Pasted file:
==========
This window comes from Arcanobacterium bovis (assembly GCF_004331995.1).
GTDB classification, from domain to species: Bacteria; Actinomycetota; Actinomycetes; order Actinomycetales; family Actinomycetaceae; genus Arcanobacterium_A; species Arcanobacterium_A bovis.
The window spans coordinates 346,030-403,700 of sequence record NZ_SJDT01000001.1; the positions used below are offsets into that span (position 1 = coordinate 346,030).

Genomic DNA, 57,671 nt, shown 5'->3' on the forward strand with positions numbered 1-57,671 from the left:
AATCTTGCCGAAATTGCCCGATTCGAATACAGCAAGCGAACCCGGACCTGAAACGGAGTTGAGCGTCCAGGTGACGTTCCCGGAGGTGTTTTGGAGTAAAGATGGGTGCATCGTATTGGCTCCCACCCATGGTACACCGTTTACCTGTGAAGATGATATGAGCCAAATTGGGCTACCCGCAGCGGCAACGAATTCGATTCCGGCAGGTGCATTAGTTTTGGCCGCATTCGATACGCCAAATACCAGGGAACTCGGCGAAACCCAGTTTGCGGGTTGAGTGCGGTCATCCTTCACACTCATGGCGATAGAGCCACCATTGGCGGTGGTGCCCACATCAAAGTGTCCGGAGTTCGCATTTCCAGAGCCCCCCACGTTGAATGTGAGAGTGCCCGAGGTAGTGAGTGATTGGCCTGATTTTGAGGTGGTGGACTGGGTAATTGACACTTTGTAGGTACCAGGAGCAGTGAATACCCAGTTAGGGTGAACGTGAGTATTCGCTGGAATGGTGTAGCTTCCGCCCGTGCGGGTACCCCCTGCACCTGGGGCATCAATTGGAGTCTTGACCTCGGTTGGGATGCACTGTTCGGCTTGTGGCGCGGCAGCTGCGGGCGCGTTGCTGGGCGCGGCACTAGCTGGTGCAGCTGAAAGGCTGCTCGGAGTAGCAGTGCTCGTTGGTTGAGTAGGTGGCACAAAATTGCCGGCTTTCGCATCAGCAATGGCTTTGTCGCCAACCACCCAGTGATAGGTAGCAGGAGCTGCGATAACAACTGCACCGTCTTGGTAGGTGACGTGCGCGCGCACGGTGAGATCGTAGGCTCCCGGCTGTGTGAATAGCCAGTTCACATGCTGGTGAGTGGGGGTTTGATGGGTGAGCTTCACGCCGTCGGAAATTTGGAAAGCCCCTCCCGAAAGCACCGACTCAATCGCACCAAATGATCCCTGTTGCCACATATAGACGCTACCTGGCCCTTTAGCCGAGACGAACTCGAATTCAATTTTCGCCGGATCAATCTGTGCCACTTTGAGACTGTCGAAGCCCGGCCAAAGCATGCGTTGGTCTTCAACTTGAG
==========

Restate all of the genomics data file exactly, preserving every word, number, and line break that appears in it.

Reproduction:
This window comes from Arcanobacterium bovis (assembly GCF_004331995.1).
GTDB classification, from domain to species: Bacteria; Actinomycetota; Actinomycetes; order Actinomycetales; family Actinomycetaceae; genus Arcanobacterium_A; species Arcanobacterium_A bovis.
The window spans coordinates 346,030-403,700 of sequence record NZ_SJDT01000001.1; the positions used below are offsets into that span (position 1 = coordinate 346,030).

Genomic DNA, 57,671 nt, shown 5'->3' on the forward strand with positions numbered 1-57,671 from the left:
AATCTTGCCGAAATTGCCCGATTCGAATACAGCAAGCGAACCCGGACCTGAAACGGAGTTGAGCGTCCAGGTGACGTTCCCGGAGGTGTTTTGGAGTAAAGATGGGTGCATCGTATTGGCTCCCACCCATGGTACACCGTTTACCTGTGAAGATGATATGAGCCAAATTGGGCTACCCGCAGCGGCAACGAATTCGATTCCGGCAGGTGCATTAGTTTTGGCCGCATTCGATACGCCAAATACCAGGGAACTCGGCGAAACCCAGTTTGCGGGTTGAGTGCGGTCATCCTTCACACTCATGGCGATAGAGCCACCATTGGCGGTGGTGCCCACATCAAAGTGTCCGGAGTTCGCATTTCCAGAGCCCCCCACGTTGAATGTGAGAGTGCCCGAGGTAGTGAGTGATTGGCCTGATTTTGAGGTGGTGGACTGGGTAATTGACACTTTGTAGGTACCAGGAGCAGTGAATACCCAGTTAGGGTGAACGTGAGTATTCGCTGGAATGGTGTAGCTTCCGCCCGTGCGGGTACCCCCTGCACCTGGGGCATCAATTGGAGTCTTGACCTCGGTTGGGATGCACTGTTCGGCTTGTGGCGCGGCAGCTGCGGGCGCGTTGCTGGGCGCGGCACTAGCTGGTGCAGCTGAAAGGCTGCTCGGAGTAGCAGTGCTCGTTGGTTGAGTAGGTGGCACAAAATTGCCGGCTTTCGCATCAGCAATGGCTTTGTCGCCAACCACCCAGTGATAGGTAGCAGGAGCTGCGATAACAACTGCACCGTCTTGGTAGGTGACGTGCGCGCGCACGGTGAGATCGTAGGCTCCCGGCTGTGTGAATAGCCAGTTCACATGCTGGTGAGTGGGGGTTTGATGGGTGAGCTTCACGCCGTCGGAAATTTGGAAAGCCCCTCCCGAAAGCACCGACTCAATCGCACCAAATGATCCCTGTTGCCACATATAGACGCTACCTGGCCCTTTAGCCGAGACGAACTCGAATTCAATTTTCGCCGGATCAATCTGTGCCACTTTGAGACTGTCGAAGCCCGGCCAAAGCATGCGTTGGTCTTCAACTTGAG